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Seattle police fatally shoot black mother of four who they say ‘confronted’ officers with a knife

The Washington Post logoThe Washington Post 6/19/2017 Katie Mettler

Florida Carroll, a relative of the victim, cries into her phone at the scene of a police shooting at the Brettler Family Place Apartments in Seattle on June 18, 2017.

Florida Carroll, a relative of the victim, cries into her phone at the scene of a police shooting at the Brettler Family Place Apartments in Seattle on June 18, 2017.
© Bettina Hansen/The Seattle Times via AP
Seattle police officers shot and killed a 30-year-old mother of four at her apartment Sunday morning in front of “several children” when the woman “confronted” them with a knife, according to a statement from authorities. The Seattle Times said she had called police to report a possible burglary.

At a vigil Sunday night, family identified the woman as Charleena Lyles, reported the Times, and said she had a history of mental health struggles. She was three months pregnant with her fifth child, they said, and too “tiny” for officers to have felt threatened by her — even if she had a knife.

“Why couldn’t they have Tased her?” Lyles’ sister, Monika Williams, told the Seattle Times. “They could have taken her down. I could have taken her down.”

Authorities offered few details Sunday of what led police to fire their weapons.

Two patrol officers dispatched just before 10 a.m. Sunday to investigate a reported burglary at Brettler Family Place, an apartment complex for people transitioning out of homelessness, Detective Mark Jamieson said.

Usually, only one officer would respond to a standard burglary call like this one, Jamieson told reporters. But police were familiar with Lyles and her apartment, he said, and her called flagged “hazard information” affiliated with her apartment that “presented an increased risk to officers,” the detective said.

Officers walked to the fourth floor and “at some point, the 30-year-old female was armed with a knife,” Jamieson told reporters. Both officers, who have not been identified, fired their weapons. They performed CPR, according to authorities, but Lyles was later declared dead by fire department officials at the scene.

The children inside at the time were unharmed. Police were trying to determine Sunday if the kids had witnessed the shooting.

The department’s Force Investigative Team is investigating the officers’ decision to use deadly force. Both officers will be placed on administrative leave during the investigation, authorities said.

Family members told the Seattle Times that they believe Lyles race — she is black — was a factor in her death. Seattle police told the newspaper that the officers who shot her are white.

Sean O’Donnell, captain of the department’s north precinct, where the shooting took place, said one of the officers is an 11-year veteran of the force and the other is “newer to the department,” reported the Times.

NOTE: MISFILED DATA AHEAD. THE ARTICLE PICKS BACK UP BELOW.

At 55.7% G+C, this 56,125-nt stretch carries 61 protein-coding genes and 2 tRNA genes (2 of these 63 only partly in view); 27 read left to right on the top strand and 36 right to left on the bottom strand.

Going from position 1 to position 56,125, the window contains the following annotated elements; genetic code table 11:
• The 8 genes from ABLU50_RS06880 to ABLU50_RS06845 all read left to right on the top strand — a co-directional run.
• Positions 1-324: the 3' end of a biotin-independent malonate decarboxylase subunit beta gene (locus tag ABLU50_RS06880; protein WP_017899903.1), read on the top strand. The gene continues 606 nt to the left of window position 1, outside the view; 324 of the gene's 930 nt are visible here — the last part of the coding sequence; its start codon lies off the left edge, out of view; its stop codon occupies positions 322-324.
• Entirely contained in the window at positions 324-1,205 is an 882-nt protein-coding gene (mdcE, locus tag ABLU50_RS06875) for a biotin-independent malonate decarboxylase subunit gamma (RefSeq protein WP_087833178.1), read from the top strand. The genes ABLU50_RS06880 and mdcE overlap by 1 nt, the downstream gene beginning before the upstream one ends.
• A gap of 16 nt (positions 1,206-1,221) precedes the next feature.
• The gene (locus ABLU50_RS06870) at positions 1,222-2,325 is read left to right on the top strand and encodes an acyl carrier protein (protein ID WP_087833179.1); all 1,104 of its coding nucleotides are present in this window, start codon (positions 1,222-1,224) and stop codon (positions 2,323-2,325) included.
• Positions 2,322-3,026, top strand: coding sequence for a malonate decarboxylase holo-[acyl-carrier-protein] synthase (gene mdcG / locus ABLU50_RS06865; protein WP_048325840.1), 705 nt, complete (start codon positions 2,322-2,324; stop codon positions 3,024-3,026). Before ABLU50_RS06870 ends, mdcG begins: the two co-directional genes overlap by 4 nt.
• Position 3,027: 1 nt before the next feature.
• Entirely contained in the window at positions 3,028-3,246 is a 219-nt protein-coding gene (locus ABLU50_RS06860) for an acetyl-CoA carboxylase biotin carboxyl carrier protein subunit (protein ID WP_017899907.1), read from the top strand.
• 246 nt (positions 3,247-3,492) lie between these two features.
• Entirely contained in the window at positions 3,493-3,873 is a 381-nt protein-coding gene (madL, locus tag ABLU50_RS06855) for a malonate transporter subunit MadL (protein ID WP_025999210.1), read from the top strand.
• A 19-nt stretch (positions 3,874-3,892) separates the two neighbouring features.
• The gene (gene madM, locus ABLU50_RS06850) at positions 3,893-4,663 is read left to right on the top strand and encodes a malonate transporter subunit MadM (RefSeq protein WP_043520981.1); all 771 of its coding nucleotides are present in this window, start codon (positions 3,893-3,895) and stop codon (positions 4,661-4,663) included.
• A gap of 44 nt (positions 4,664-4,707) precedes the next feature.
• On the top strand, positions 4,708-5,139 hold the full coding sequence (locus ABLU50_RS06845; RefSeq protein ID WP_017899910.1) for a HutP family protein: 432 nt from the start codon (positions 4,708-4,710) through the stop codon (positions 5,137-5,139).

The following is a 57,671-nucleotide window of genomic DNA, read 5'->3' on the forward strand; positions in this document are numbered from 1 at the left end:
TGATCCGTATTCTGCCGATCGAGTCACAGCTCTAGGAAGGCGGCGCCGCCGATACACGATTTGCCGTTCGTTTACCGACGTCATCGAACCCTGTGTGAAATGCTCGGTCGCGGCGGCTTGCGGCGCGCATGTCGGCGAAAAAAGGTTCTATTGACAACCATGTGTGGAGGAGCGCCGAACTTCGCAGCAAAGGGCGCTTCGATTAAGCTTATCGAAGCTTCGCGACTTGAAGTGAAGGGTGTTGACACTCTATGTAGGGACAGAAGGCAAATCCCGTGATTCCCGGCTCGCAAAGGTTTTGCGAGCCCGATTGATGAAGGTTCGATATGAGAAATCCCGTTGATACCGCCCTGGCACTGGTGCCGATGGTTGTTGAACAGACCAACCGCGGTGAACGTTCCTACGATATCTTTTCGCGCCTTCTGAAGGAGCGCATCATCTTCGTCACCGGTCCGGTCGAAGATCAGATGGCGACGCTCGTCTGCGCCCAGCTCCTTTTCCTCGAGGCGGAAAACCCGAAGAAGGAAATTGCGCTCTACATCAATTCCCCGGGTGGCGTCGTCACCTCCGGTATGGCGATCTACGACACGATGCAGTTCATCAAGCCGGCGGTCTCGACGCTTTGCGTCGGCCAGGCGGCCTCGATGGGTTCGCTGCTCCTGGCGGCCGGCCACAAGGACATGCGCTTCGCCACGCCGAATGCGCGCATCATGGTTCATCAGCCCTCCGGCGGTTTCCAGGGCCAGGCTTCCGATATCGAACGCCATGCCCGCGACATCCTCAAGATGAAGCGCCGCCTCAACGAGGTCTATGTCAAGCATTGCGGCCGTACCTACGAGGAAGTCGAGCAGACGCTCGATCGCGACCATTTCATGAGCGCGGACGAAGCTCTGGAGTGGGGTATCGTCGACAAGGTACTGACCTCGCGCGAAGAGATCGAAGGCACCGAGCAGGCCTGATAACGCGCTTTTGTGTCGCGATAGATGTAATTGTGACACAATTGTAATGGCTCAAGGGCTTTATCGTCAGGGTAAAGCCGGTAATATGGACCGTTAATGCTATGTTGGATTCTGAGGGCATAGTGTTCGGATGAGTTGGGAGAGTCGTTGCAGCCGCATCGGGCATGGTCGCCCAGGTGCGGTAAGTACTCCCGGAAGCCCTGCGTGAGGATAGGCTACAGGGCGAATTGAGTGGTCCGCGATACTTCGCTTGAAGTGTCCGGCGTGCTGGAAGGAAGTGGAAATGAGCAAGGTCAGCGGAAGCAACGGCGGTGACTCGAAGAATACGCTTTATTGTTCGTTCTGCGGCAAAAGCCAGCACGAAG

King County jail records show that Lyles was arrested on June 5 on charges of harassment, obstruction of a public official and harassment of a law enforcement officer. She was released conditionally on June 14. Williams told the Seattle Times that one condition was that she receive mental health counseling, though the newspaper could not independently verify that information Sunday.

Williams told TV station KOMO News that her sister’s arrest earlier this month was connected to another incident at the apartment. Lyles was charged with obstruction because she refused to hand over one of the children to officers until her Williams arrived at the scene. She had scissors in her hand, Williams said.

“She didn’t charge nobody or nothing,” Williams told KOMO News.

She said Lyles had “mental health issues” that were going untreated.

Around a hundred people gathered Sunday for a vigil honoring Lyles. The mourners taped a photos of the woman and her children to the back of black plastic chairs and spelled her name out on the sidewalk with small votive candles. Friends and family wondered aloud how police could shoot and kill a mother in front of her children.

Lhora Murray, 42, lives in the apartment directly below Lyles and told the Stranger she often heard yelling from the woman’s unit and called security multiple times. When she heard gunshots Sunday morning, Murray said she called people — unaware it was officers who had fired their weapons.

Murray told the Stranger that after the shooting, police handed her two of Lyles’ children, a 10-year-old and a toddler. “They shot my mom,” Murray said the 10-year-old told her as she took the kids outside.

Seattle Mayor Ed Murray said in a statement that the shooting was “a tragedy for all involved.”

“My thoughts are with the many people impacted, including three children and the responding officers,” Murray said.

He promised a full and thorough investigation, citing “historic police reforms” that are “in place to address such crises.”

The Seattle Police Department has been operating under a federal consent decree since 2012, when a Department of Justice investigation found that officers used regular and widespread excessive force on the job, reported the Seattle Times.

A court-ordered federal monitor issued a report in April asserting that the department had made a positive turnaround and that use of force by officers was down, reported the Times.


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